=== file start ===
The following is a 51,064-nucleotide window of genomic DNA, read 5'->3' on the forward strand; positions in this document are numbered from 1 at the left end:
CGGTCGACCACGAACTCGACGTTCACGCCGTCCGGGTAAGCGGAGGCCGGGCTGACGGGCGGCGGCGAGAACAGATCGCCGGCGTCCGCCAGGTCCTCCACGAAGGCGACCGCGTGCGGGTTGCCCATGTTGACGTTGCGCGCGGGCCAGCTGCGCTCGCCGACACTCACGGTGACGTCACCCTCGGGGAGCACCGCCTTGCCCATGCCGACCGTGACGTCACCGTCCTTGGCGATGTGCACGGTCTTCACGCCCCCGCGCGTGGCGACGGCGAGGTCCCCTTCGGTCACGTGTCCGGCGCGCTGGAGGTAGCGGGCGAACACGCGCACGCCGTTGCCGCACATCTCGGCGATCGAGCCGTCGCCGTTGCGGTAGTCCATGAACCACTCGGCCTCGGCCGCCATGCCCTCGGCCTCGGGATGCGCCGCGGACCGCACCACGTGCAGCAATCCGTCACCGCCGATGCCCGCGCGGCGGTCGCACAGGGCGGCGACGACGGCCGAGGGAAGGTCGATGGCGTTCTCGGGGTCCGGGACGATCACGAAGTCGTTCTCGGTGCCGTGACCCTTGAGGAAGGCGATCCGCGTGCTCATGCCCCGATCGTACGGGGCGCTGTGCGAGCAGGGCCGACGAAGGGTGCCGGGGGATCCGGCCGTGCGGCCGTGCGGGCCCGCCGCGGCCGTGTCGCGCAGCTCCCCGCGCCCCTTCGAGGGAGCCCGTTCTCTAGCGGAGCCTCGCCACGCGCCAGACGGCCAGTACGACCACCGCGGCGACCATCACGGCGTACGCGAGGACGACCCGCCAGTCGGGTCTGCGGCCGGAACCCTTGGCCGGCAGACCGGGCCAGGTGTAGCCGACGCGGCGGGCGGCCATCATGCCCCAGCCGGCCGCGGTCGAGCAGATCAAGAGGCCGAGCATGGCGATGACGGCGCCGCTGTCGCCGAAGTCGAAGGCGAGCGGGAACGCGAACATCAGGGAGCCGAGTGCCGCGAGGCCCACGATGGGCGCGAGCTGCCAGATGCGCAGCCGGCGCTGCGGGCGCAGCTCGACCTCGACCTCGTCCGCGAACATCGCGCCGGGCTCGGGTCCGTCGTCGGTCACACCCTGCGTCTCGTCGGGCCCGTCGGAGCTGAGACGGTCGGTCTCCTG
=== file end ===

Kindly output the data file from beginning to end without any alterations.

The following is a 51,064-nucleotide window of genomic DNA, read 5'->3' on the forward strand; positions in this document are numbered from 1 at the left end:
CGGTCGACCACGAACTCGACGTTCACGCCGTCCGGGTAAGCGGAGGCCGGGCTGACGGGCGGCGGCGAGAACAGATCGCCGGCGTCCGCCAGGTCCTCCACGAAGGCGACCGCGTGCGGGTTGCCCATGTTGACGTTGCGCGCGGGCCAGCTGCGCTCGCCGACACTCACGGTGACGTCACCCTCGGGGAGCACCGCCTTGCCCATGCCGACCGTGACGTCACCGTCCTTGGCGATGTGCACGGTCTTCACGCCCCCGCGCGTGGCGACGGCGAGGTCCCCTTCGGTCACGTGTCCGGCGCGCTGGAGGTAGCGGGCGAACACGCGCACGCCGTTGCCGCACATCTCGGCGATCGAGCCGTCGCCGTTGCGGTAGTCCATGAACCACTCGGCCTCGGCCGCCATGCCCTCGGCCTCGGGATGCGCCGCGGACCGCACCACGTGCAGCAATCCGTCACCGCCGATGCCCGCGCGGCGGTCGCACAGGGCGGCGACGACGGCCGAGGGAAGGTCGATGGCGTTCTCGGGGTCCGGGACGATCACGAAGTCGTTCTCGGTGCCGTGACCCTTGAGGAAGGCGATCCGCGTGCTCATGCCCCGATCGTACGGGGCGCTGTGCGAGCAGGGCCGACGAAGGGTGCCGGGGGATCCGGCCGTGCGGCCGTGCGGGCCCGCCGCGGCCGTGTCGCGCAGCTCCCCGCGCCCCTTCGAGGGAGCCCGTTCTCTAGCGGAGCCTCGCCACGCGCCAGACGGCCAGTACGACCACCGCGGCGACCATCACGGCGTACGCGAGGACGACCCGCCAGTCGGGTCTGCGGCCGGAACCCTTGGCCGGCAGACCGGGCCAGGTGTAGCCGACGCGGCGGGCGGCCATCATGCCCCAGCCGGCCGCGGTCGAGCAGATCAAGAGGCCGAGCATGGCGATGACGGCGCCGCTGTCGCCGAAGTCGAAGGCGAGCGGGAACGCGAACATCAGGGAGCCGAGTGCCGCGAGGCCCACGATGGGCGCGAGCTGCCAGATGCGCAGCCGGCGCTGCGGGCGCAGCTCGACCTCGACCTCGTCCGCGAACATCGCGCCGGGCTCGGGTCCGTCGTCGGTCACACCCTGCGTCTCGTCGGGCCCGTCGGAGCTGAGACGGTCGGTCTCCTG